|Jennifer Lopez - Rebirth|
|Music Disc Reviews DualDisc|
|Written by Charles Andrews|
|Tuesday, 01 March 2005|
Rebirth. A fairly momentous title, wouldn’t you say? Fraught with implications and portent. Throwing down the silver lame gauntlet. I’m back. I’m reborn.
So we can expect to get some insight into the ever evolving creative life and thoughts of mega-superstar JLo (forget the One Name fame of Marilyn and Dylan and Madonna, she’s so huge she needs only three letters), who seems to be, more and more these days, famous only for being famous.
Ben Affleck. No more Ben in the videos. Say no more. Will JLo be the last dancing bimbo unwed, unimpregnated? A fashion line....full of furs....attacked by PETA. Big concerns. Lots of pressure. The public expects, demands so much when you reach this level. Her last full album was in ’02. The world has changed since her first album, last century (’99). JLo’s world has changed. Check the documentary video on the DVD disc, “Step into My World,” see how I have to be really concerned with security now. “This is Me”: helicopters are how I get around, and no doubt armored vehicles when bound to the ground. Kinda parallels the international scene, huh? Image is so much more important than fact, truth or reality. Heavy decisions -- how many diamonds can I squeeze onto these earrings before I’m stretching my lobes, or my credibility? “This is Me.”
JLo clawed her way to the top, but can she stay there? Has she already been knocked down by younger barely-dressed booty-shakers? It’s vicious at the top, you have to prove yourself constantly, you have to Rebirth.
So, bingo! Right out of the gate, “Get Right” opens the door to the travails and concerns of The Artist: “You’re lookin’ just a little too hard at me/You’re sayin’ not quite enough to me/You’re sippin’ just a little too slow for me...” Damn. Bein’ back on the singles scene is so hard. Even for me. Especially for me. You can start to see, now, what I’ve been dealing with since my last album.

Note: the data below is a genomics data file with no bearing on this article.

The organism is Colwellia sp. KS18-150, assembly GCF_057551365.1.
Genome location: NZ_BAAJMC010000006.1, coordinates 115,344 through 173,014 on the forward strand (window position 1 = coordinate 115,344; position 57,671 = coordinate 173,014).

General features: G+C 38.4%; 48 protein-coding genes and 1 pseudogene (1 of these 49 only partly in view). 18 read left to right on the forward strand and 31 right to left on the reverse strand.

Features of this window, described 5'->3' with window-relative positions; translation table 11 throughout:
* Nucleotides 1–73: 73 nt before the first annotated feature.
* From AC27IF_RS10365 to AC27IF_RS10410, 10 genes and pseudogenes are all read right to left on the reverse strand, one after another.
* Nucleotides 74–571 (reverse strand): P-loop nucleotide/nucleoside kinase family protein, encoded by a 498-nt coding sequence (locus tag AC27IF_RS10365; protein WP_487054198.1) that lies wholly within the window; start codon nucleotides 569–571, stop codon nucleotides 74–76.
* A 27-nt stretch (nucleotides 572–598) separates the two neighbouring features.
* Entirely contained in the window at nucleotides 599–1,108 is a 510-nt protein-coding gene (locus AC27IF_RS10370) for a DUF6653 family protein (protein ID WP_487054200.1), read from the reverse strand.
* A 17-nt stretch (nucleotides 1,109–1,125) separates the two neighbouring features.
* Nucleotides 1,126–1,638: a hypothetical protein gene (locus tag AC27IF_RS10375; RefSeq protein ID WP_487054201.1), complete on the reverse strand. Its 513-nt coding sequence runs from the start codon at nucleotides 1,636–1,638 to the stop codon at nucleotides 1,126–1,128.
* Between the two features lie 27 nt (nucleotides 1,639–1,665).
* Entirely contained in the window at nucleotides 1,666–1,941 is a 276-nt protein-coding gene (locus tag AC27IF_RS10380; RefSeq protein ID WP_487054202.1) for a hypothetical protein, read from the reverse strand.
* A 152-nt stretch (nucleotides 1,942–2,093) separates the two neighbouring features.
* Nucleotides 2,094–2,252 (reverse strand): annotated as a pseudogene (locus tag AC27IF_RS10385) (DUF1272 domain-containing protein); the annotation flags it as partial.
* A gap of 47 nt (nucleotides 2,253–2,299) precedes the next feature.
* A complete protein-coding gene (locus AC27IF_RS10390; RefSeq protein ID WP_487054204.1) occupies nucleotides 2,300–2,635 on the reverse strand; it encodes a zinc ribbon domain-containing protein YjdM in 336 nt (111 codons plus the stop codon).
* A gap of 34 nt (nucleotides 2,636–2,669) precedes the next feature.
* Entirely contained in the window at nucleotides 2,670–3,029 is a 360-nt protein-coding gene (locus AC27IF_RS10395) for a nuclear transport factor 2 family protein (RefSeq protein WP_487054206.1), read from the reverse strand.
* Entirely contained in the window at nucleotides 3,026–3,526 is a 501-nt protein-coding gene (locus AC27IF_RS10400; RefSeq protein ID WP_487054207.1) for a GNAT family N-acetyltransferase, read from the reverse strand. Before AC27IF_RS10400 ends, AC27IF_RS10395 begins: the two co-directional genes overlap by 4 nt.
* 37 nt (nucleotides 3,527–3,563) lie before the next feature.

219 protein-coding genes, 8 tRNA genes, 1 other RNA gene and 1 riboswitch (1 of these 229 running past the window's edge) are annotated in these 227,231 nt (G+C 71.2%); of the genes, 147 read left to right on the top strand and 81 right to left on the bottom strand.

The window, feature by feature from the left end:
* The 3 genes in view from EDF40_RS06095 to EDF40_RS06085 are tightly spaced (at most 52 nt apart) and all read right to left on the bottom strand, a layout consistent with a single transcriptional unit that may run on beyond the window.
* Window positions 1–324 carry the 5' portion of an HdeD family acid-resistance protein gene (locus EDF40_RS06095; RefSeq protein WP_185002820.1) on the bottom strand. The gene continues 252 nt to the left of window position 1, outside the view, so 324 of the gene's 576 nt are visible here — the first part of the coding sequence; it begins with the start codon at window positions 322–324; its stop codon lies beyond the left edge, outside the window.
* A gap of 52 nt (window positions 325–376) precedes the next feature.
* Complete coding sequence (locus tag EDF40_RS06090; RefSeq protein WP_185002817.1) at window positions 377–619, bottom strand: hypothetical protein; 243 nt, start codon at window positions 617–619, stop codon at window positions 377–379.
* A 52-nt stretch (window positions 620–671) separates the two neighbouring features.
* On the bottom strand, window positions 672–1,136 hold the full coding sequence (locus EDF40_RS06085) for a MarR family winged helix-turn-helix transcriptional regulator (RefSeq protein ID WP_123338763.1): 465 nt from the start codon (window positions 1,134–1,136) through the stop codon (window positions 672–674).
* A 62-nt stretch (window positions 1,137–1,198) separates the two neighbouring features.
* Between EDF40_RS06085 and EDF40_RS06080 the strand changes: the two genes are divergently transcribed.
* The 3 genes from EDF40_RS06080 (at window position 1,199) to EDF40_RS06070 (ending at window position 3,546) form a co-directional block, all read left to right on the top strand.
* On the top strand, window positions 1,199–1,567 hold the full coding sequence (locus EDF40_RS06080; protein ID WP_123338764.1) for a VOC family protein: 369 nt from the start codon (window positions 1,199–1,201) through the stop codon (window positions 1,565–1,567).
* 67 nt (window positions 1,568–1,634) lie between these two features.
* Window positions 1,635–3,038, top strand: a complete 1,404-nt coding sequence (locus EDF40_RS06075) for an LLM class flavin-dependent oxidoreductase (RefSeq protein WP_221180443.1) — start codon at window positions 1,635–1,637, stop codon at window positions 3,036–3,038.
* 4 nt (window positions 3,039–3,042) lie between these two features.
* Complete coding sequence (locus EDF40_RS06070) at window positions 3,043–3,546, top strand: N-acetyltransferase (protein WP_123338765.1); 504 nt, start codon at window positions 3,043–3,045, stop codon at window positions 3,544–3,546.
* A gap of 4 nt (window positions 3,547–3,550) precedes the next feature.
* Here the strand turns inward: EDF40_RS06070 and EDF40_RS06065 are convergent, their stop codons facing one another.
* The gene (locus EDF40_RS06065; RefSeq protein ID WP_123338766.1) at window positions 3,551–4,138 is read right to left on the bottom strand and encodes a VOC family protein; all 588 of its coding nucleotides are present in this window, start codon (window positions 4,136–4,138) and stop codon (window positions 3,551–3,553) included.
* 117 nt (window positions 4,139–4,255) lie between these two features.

We don’t need to analyze this much further. It’s my distasteful job to listen to this stuff so you don’t have to. Let your curiosity now be satisfied. It doesn’t get much better than this for the rest of the album. There are no hits here. (Keep in mind what P.T. Barnum said about no one ever going broke underestimating the taste of the general public. JLo has sold 35 million albums, so far.) No curveballs, no surprises, no charm, no substance. Musically, the very first notes flat out warn you, with the most irritating, banal, tasteless, nails-on-chalkboard horn tooting I’ve ever heard, and Jennifer Lopez loves it so much she reprises it as the closing number. Opening “Whatever You Wanna Do,” J-to-the-Lo declares “C’mon man, I need somethin’ that I can MOVE to, you gotta give me some of that FUNK!” -- then quickly proceeds to turn it into a near-ballad. She told us in the documentary that leading up to making this album she had been getting quite funky, thank you, listening to lots of Mr. James Brown. I really think that if JB hears this as funk, with his name associated, he will gladly kill himself just so he can roll over in his grave.
The videos are way beyond shallow and unimaginative, with no appeal whatsoever, unless you worship JLo’s every breath and smile and hip thrust. Nothing wrong with pure ego, this is pop music after all, but please, give us ... something. Anything. The enhanced stereo on the DVD side throws in occasional meaningless instrumental blips, splits a voice, puts some sound in front of you, some voices behind. It’s like that homework assignment where you didn’t understand what the teacher really wanted you to add to enhance your report, so you just added something meaningless.
Oh yeah, and did I mention? The girl cannot sing.